The DeKalb County Community Gardens reached a milestone in August, having distributed a cumulative 1 million pounds of food to DeKalb County residents to date, according to a news release.
Beginning in May of this year, DeKalb County Community Gardens has been coordinating the distribution of emergency food to DeKalb County communities, especially in the wake of the coronavirus pandemic and a significantly increased need.
These free food distributions are made possible by the USDA’s Coronavirus Food Assistance Program. Each month, upward of 3,000 pounds of food is shared with thousands of residents in Sandwich and DeKalb. The organization also distributes to Genoa, Kingston and other places around the county. This federal program, under the CARES Act, is designed to provide financial assistance to U.S. farmers, ranchers and agribusinesses, giving them the ability to absorb sales losses and increased marketing costs associated with the COVID-19 pandemic, according to the news release.
In the final leg of the program, the USDA partners with regional and local food distributors in areas where the workforce has been significantly impacted by the COVID-19 to distribute these agricultural commodities – fresh produce, dairy and meat. In the DeKalb County region, the Northern Illinois Food Bank connects these producers with food pantries, community- and faith-based organizations and other nonprofits serving those living with food insecurity.
Instrumental in bringing these very short notice “pop-up markets” are Denise Curran, of Sandwich, and Joey Hager Moore, of DeKalb. Both women have strong ties to their communities and are actively involved in projects and organizations that bring valuable resources to those in need, according to the release.
It was her church, St. Paul the Apostle, that connected Denise, and husband Jerry, with DCCG.
The church sponsors and hosts DCCG’s Grow Mobile every fourth Tuesday to bring free food to Sandwich area residents.
Jerry is the man behind the scenes packing food boxes at the DCCG warehouse and setting up and cleaning up after each distribution. Jerry also ensures food is delivered to home-bound residents of The Manor. Denise recruits and coordinates volunteers. Together, they manage the bi-monthly food distributions while other parishioners spend afternoons delivering food to residents unable to come to the pop-up distributions.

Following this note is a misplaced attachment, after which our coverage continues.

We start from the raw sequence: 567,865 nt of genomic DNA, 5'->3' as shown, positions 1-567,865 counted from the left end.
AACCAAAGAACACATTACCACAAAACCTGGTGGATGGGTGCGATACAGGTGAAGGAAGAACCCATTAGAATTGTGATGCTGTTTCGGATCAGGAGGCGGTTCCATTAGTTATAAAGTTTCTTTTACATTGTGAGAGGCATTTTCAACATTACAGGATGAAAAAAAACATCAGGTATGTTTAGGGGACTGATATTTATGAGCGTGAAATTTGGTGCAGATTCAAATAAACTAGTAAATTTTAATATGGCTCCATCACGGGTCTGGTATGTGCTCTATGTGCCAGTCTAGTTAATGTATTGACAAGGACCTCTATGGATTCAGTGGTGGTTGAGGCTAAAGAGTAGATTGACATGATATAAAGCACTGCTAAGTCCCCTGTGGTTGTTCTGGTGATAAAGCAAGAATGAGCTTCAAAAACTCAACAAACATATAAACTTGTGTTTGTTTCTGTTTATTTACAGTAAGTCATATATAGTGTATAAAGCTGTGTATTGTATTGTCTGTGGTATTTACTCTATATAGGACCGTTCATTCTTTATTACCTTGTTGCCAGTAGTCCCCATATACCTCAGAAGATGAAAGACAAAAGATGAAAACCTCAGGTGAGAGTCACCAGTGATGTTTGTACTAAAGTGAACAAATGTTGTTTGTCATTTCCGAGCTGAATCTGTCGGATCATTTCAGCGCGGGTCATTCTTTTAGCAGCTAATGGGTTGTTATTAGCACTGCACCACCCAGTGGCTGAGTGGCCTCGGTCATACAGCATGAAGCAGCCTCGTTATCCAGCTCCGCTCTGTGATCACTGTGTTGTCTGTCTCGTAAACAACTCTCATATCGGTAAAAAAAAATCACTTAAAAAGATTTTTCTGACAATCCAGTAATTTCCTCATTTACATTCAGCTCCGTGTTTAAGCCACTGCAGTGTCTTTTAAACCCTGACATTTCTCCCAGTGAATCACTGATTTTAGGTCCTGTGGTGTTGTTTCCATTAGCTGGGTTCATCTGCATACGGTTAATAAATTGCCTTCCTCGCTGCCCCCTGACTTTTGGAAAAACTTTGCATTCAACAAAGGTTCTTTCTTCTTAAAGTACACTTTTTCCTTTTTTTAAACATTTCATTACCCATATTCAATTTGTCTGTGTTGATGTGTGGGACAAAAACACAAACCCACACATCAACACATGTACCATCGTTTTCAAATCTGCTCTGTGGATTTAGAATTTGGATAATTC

Currently, Joey is DCCG’s garden coordinator for DeKalb School District 428 and afternoon director of Barb Food Mart.
Each month this summer, Curran and Hager-Moore worked with shipment and distribution logistics and planning, food sorting, recruiting and organizing volunteers and COVID-19 safety requirements.
These events have become a community affair,” said Denise Curran, a lifelong Sandwich resident. “The high school sports teams help with distribution and I have had so many community members volunteer, too.”
“Many families are excited to be able to help distribute to their neighbors in need,” Joey Hager Moore said. “This is one way that we can come together as a community to help each other.”
The CFAP program is anticipated to continue through October 2020.
Starting in September, CFAP food distributions will be held at Westminster Presbyterian Church 830 N. Annie Glidden Road, DeKalb, and Harvest Chapel, 725 S. County Line Road, Sandwich. These locations are a change from previous CFAP food distributions. Follow DeKalb County Community Gardens, St. Paul the Apostle Catholic Church and Westminster Presbyterian Church on Facebook for the latest information.
For more information about future CFAP distributions or mobile food pantry, email Elijah Saucedo, DCCG Community Food Needs Director at email@example.com. For information about future food distributions in Sandwich, email Denise Curran at firstname.lastname@example.org.
DeKalb County Community Gardens is a local nonprofit that takes an innovative approach to end hunger and food insecurity in DeKalb County by providing access to healthy, sustainable foods through community education and participation. DCCG works to end hunger in DeKalb County by growing thousands of pounds of sustainably grown produce each year for distribution to individuals and families in need.
Source: The Daily Chronicle